The position in Reckitt Benckiser was sold following last month’s unexpected litigation blow, in which a court in Illinois awarded $60 million in damages to the mother of a premature baby that developed a fatal bowel condition following use of its Enfamil formula. The company has made too many missteps in recent years and the acquisition of Mead Johnson, the infant milk business, has destroyed value. The litigation ruling was our catalyst to sell as the financial risks could potentially be quite meaningful but are unlikely to crystallise for some time. In the meantime, we can reallocate the capital to plenty of other Fund holdings which are at attractive valuations and do not suffer from such an uncertain outlook.

Having already looked to take advantage of currently depressed small cap valuations by initiating a position in Keywords Studios in recent months, the Fund added another new position in Auction Technology Group. ATG is a leading operator of online auction marketplaces and services across two key sectors: Industrial & Commercial and Art & Antiques. It is a business which truly exploits the power of network effects, with an increasing audience of bidders participating in auctions driving higher prices for auctioneers and greater volumes of items listed on the company’s marketplaces While ATG, like its peers, has seen some softness in activity due to prevailing economic conditions, this has provided the Fund with the opportunity to take a small starting position, taking a longer term view of the business’ potential.

Positive contributors included:

AstraZeneca (+13%), Wood Group (+12%), Hargreaves Lansdown (+11%), Shell (+9.1%) and Future (+8.2%).

Negative contributors included:

WH Smith (-17%), Indivior (-15%), YouGov (-13%), Moonpig Group (-8.0%) and Sage Group (-7.9%).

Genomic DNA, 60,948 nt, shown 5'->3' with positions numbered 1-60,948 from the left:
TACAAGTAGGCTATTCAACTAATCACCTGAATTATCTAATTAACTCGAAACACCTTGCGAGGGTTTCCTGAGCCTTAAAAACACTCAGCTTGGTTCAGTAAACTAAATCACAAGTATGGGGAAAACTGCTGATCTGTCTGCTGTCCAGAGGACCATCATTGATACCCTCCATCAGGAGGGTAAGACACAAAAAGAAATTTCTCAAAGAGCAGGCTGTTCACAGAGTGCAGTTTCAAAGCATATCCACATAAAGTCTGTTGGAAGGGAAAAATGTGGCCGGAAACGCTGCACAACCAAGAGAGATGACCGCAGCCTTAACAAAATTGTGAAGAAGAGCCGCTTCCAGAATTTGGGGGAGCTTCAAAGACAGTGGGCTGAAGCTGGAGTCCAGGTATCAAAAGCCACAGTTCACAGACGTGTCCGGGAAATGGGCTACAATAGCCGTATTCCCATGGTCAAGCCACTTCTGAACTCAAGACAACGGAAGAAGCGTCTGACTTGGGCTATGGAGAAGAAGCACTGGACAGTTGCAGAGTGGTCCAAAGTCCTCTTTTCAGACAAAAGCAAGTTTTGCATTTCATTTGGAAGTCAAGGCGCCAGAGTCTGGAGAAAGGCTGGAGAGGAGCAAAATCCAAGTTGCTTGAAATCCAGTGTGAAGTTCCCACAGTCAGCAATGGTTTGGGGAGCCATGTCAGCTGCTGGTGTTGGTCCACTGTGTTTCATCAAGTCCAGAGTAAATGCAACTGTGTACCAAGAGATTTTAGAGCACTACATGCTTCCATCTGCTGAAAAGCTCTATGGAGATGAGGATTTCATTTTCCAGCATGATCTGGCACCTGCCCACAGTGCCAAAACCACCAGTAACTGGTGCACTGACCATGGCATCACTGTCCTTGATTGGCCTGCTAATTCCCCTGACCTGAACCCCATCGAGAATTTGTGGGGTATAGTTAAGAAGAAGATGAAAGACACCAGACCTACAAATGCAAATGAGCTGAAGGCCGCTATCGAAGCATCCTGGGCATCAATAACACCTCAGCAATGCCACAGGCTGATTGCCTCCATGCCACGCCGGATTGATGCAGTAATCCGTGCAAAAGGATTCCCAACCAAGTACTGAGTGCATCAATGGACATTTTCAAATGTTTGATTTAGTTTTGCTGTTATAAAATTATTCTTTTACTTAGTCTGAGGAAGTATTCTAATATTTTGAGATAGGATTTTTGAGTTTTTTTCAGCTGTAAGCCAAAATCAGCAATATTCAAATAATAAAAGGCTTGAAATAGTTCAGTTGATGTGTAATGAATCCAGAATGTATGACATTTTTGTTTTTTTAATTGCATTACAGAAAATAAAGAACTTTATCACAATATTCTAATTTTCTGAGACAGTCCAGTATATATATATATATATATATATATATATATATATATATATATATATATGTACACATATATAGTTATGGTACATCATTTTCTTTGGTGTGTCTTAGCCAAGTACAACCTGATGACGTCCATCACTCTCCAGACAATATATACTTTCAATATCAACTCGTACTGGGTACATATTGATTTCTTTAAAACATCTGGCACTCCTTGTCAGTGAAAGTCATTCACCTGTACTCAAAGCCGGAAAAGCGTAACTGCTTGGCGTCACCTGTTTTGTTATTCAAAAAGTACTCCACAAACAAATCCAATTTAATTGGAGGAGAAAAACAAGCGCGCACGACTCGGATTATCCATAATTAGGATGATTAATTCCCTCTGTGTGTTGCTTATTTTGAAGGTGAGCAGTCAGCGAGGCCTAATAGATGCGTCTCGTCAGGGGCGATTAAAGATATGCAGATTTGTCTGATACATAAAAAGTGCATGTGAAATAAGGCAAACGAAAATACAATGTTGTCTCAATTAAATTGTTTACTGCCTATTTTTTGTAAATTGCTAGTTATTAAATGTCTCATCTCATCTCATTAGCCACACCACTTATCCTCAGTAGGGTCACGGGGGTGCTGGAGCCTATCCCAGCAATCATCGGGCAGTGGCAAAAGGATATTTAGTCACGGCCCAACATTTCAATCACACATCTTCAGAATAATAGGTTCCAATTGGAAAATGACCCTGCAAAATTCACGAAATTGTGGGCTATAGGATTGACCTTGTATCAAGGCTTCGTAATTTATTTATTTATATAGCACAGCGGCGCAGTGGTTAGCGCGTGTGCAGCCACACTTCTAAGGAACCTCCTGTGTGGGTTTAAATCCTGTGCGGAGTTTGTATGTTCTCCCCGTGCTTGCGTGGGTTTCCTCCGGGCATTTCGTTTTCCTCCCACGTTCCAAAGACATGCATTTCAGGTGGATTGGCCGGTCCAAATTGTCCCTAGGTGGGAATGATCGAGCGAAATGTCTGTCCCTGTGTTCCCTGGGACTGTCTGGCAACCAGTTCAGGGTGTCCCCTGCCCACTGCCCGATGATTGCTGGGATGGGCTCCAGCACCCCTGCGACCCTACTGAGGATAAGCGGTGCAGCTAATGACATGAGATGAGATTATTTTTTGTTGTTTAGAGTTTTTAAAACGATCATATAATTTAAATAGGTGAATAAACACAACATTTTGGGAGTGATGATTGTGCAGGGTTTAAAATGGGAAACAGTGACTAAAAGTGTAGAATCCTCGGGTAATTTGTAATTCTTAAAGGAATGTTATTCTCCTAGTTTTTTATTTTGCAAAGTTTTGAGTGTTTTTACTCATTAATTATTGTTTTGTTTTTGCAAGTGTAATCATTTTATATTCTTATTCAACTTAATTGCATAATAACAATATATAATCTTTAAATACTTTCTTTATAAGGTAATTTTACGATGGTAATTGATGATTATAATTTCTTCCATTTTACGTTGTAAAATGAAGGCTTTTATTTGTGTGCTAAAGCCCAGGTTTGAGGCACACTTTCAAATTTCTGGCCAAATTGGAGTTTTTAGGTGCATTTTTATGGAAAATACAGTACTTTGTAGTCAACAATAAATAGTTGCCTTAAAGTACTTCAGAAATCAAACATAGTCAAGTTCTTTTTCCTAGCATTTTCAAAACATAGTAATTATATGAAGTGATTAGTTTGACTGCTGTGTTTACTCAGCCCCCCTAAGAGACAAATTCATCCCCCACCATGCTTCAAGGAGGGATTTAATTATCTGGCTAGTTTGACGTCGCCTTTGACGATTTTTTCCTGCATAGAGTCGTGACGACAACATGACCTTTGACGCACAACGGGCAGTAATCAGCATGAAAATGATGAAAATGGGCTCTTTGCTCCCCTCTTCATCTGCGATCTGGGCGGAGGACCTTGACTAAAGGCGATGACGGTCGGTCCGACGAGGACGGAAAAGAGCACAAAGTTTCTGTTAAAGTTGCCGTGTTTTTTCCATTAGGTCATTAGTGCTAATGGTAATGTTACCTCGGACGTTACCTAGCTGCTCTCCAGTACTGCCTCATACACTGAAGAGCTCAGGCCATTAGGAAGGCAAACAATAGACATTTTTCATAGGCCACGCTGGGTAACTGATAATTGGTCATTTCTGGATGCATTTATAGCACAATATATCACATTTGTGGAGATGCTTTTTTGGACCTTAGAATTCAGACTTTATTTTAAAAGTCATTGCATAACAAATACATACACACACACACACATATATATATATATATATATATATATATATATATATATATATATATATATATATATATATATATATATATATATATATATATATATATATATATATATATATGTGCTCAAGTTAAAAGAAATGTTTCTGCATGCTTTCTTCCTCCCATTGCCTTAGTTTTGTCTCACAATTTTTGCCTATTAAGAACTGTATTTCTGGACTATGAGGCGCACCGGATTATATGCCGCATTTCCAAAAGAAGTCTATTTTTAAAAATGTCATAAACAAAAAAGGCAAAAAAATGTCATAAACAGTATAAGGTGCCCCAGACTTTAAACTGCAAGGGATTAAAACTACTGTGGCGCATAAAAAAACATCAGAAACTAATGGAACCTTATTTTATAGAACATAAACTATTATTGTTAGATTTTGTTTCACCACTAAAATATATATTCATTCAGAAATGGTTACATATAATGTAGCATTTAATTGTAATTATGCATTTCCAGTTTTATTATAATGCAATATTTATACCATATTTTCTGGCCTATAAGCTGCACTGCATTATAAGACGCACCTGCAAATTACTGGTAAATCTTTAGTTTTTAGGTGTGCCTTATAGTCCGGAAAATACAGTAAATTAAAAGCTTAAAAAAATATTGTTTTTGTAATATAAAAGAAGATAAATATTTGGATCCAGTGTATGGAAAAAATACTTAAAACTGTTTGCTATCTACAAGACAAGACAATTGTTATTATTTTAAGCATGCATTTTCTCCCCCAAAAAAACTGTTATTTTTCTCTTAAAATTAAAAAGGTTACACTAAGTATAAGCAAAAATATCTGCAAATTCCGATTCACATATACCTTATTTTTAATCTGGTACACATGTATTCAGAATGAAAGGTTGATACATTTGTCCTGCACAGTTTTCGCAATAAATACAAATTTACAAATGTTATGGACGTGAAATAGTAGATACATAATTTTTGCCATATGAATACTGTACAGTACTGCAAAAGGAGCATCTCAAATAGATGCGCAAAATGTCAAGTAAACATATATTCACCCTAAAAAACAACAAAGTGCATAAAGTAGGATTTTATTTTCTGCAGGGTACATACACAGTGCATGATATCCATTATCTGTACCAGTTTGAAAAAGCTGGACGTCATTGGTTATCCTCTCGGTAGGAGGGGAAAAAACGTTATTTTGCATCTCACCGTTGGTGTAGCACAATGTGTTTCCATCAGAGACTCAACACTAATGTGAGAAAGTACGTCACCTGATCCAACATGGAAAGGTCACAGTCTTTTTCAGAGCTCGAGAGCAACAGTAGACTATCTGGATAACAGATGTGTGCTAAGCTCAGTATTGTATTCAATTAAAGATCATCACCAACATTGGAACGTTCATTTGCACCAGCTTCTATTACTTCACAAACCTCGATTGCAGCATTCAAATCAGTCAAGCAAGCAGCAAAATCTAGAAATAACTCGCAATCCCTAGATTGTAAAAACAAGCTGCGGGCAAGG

Discrete years' performance** (%) to previous quarter-end:







Liontrust UK Growth I Inc






FTSE All Share






IA UK All Companies












*Source: Financial Express, as at 30.04.24, total return (net of fees and income reinvested), bid-to-bid, institutional class. **Source: Financial Express, as at 31.03.24, total return (net of fees and income reinvested), bid-to-bid, primary class.

Understand common financial words and terms See our glossary

Past performance is not a guide to future performance. The value of an investment and the income generated from it can fall as well as rise and is not guaranteed. You may get back less than you originally invested.

The issue of units/shares in Liontrust Funds may be subject to an initial charge, which will have an impact on the realisable value of the investment, particularly in the short term. Investments should always be considered as long term.

The Fund may encounter liquidity constraints from time to time. The spread between the price you buy and sell shares will reflect the less liquid nature of the underlying holdings. The Fund may invest in companies listed on the Alternative Investment Market (AIM) which is primarily for emerging or smaller companies. The rules are less demanding than those of the official List of the London Stock Exchange and therefore companies listed on AIM may carry a greater risk than a company with a full listing. Outside of normal conditions, the Fund may hold higher levels of cash which may be deposited with several credit counterparties (e.g. international banks). A credit risk arises should one or more of these counterparties be unable to return the deposited cash. Counterparty Risk: any derivative contract, including FX hedging, may be at risk if the counterparty fails.


This is a marketing communication. Before making an investment, you should read the relevant Prospectus and the Key Investor Information Document (KIID), which provide full product details including investment charges and risks. These documents can be obtained, free of charge, from www.liontrust.co.uk or direct from Liontrust. Always research your own investments. If you are not a professional investor please consult a regulated financial adviser regarding the suitability of such an investment for you and your personal circumstances.

This should not be construed as advice for investment in any product or security mentioned, an offer to buy or sell units/shares of Funds mentioned, or a solicitation to purchase securities in any company or investment product. Examples of stocks are provided for general information only to demonstrate our investment philosophy. The investment being promoted is for units in a fund, not directly in the underlying assets. It contains information and analysis that is believed to be accurate at the time of publication, but is subject to change without notice.